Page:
1). This defibrillator, manufactured by Zoll Corp.urlington, Massachusetts), was approved based on adomized comparison with the MDS waveform in aall prospective, multicenter trial.1 The trial demon-ated that RLB shocks, using a set energy up to 170are significantly more effective than MDS wave-m shocks of up to 360 J for the external cardiover-004 by Excerpta Medica, Inc. All rights reserved.American Journal of Cardiology Vol. 93 June 15, 2004rospectively compared the RLB results with ourvious MDS waveform cardioversion results to as-s differences in effectiveness in achieving tran-nt, persistent, and overall successful cardioversionsinus rhythm.

    ETHODSThis study was a retrospective trial that evaluatedresults of external transthoracic electrical cardio-

    rsion using the RLB waveform in a general clinicalting. The study was reviewed and approved by thetitutional review board of the Cleveland Clinicleveland, Ohio).From October 1999 to September 2001, there wereaveform With the MSine Waveform

    Cardioversion of Aand Fl

    Mark J. Niebauer, PhD, MD, James E. BPatrick J. T

    ternal cardioversion using the monophasic dampede (MDS) waveform is successful 70% to 94% of thee when using up to 360 J. The rectilinear biphasicB) defibrillator has been shown to be superior incacy to the MDS waveform in atrial cardioversion insmall randomized study. This larger, retrospectivedy compares the results of the RLB waveform withse of the MDS waveform for cardioversion of atrialrillation (AF) and atrial flutter in a large cohort oftients. We performed 1,877 external cardioversioncedures in 1,361 patients for AF and atrial flutter byng the RLB defibrillator. We compared these resultsth those of the MDS defibrillator in 2,025 patients whoderwent 2,818 cardioversion procedures. The overallonophasic Dampedfor Externalrial Fibrillationtterwer, MS, Mina K. Chung, MD, andou, MD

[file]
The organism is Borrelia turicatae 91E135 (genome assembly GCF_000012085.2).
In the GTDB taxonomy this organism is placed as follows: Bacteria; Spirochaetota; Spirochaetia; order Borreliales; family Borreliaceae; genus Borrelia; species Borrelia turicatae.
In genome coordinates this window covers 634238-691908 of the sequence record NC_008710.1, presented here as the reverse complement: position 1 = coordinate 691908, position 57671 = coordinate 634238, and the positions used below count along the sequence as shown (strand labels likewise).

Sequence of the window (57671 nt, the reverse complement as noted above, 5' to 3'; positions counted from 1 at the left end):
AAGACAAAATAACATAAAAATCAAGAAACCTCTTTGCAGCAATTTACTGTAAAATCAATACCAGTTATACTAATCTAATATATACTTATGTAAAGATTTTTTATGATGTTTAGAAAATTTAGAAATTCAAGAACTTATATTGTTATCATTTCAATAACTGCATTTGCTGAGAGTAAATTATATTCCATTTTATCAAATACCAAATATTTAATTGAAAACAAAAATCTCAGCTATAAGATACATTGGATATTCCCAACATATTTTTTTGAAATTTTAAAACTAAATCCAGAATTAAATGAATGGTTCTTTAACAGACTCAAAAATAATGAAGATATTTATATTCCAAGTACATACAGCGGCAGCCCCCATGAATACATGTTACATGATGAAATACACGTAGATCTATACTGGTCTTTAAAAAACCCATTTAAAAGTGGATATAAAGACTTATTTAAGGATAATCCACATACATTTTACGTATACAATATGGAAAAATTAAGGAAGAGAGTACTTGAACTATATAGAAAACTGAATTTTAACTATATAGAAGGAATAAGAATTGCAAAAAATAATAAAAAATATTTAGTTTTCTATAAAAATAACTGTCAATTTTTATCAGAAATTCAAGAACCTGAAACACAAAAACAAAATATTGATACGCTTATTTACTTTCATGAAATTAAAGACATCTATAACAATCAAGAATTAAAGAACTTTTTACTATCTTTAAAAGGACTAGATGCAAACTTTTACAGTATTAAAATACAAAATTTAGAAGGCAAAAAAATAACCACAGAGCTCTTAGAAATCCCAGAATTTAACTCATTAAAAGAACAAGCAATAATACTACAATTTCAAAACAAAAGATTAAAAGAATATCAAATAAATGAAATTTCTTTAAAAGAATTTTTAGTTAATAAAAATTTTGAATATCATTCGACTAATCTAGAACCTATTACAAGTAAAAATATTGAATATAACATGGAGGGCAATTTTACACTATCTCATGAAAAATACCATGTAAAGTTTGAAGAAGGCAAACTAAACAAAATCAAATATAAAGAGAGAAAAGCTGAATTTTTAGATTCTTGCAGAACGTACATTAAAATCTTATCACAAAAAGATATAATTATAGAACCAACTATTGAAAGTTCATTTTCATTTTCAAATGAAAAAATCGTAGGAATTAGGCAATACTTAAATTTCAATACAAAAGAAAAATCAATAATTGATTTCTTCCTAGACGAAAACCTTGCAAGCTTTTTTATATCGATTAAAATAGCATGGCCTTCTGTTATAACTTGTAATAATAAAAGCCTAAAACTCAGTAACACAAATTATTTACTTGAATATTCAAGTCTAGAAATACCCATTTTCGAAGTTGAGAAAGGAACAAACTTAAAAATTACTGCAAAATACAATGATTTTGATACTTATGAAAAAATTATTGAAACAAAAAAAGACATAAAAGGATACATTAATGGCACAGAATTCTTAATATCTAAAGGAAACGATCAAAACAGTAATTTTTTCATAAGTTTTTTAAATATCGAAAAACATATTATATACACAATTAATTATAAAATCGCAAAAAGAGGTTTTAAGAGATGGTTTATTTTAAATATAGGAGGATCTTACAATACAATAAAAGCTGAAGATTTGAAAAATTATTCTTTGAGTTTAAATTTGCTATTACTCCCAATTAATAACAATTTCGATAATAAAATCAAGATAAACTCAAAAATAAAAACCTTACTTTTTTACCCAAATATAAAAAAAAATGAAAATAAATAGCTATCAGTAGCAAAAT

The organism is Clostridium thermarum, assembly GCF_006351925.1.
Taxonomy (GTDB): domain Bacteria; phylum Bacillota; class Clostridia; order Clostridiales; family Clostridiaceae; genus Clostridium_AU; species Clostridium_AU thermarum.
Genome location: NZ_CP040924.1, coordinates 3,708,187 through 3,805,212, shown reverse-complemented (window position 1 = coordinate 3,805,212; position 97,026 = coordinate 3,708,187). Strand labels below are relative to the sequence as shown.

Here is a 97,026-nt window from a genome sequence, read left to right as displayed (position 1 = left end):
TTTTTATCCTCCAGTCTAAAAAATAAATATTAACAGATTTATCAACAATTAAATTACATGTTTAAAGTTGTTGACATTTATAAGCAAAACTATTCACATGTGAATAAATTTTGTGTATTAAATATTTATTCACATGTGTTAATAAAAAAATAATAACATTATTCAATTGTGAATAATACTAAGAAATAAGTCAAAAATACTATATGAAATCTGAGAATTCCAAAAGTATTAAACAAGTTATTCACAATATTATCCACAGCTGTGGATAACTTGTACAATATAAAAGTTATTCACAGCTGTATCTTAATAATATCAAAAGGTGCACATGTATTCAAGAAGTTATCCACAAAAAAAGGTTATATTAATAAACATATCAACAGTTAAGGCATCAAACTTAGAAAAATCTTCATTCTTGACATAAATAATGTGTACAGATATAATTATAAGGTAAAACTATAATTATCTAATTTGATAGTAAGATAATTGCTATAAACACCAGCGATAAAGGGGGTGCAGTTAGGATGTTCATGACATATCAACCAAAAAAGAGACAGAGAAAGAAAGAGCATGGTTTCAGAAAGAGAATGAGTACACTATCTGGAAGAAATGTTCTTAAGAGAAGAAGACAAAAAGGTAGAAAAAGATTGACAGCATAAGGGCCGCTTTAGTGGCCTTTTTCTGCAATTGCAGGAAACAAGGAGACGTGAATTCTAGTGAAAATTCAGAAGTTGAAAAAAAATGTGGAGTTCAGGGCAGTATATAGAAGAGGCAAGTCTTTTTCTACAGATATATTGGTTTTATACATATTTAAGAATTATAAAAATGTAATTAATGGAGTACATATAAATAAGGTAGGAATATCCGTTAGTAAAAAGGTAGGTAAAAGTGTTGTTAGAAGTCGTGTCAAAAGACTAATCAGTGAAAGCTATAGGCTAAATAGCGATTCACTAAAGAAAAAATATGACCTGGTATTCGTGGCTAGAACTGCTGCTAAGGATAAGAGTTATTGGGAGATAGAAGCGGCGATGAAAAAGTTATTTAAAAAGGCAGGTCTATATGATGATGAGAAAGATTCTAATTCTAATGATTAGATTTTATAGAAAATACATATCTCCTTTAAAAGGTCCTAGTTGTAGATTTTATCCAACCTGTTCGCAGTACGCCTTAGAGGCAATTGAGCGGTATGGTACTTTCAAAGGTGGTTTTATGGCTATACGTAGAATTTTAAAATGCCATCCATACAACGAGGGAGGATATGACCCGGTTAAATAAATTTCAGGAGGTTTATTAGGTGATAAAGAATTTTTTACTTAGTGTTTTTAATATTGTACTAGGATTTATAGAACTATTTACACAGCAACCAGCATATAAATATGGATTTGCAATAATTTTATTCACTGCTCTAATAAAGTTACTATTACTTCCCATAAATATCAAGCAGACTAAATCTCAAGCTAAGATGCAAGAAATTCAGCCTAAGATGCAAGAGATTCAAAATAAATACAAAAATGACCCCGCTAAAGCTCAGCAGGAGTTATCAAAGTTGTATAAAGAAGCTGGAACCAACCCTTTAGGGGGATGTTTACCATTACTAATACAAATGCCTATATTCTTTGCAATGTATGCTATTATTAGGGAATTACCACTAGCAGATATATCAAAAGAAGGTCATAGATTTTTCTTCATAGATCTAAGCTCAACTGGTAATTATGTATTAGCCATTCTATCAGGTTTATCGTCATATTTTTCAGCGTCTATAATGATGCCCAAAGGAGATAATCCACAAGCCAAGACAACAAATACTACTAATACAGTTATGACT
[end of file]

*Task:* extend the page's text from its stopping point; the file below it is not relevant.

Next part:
s rates for the MDS defibrillator were 92.4% and.8% (p 4,000 procedures confirmed and ex-ded those of the previous report by showing a veryh success rate for cardioversion of AF and atrialtter using the RLB waveform. The MDS waveform wasually effective for atrial flutter but significantly lessective in terminating AF. 2004 by Excerpta Med-, Inc.14950002-9149/04/$see front matterdoi:10.1016/j.amjcard.2004.03.006

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    second field reporting the final heart rhythm, and athird field reporting the result after each shock to thepapaareInsucba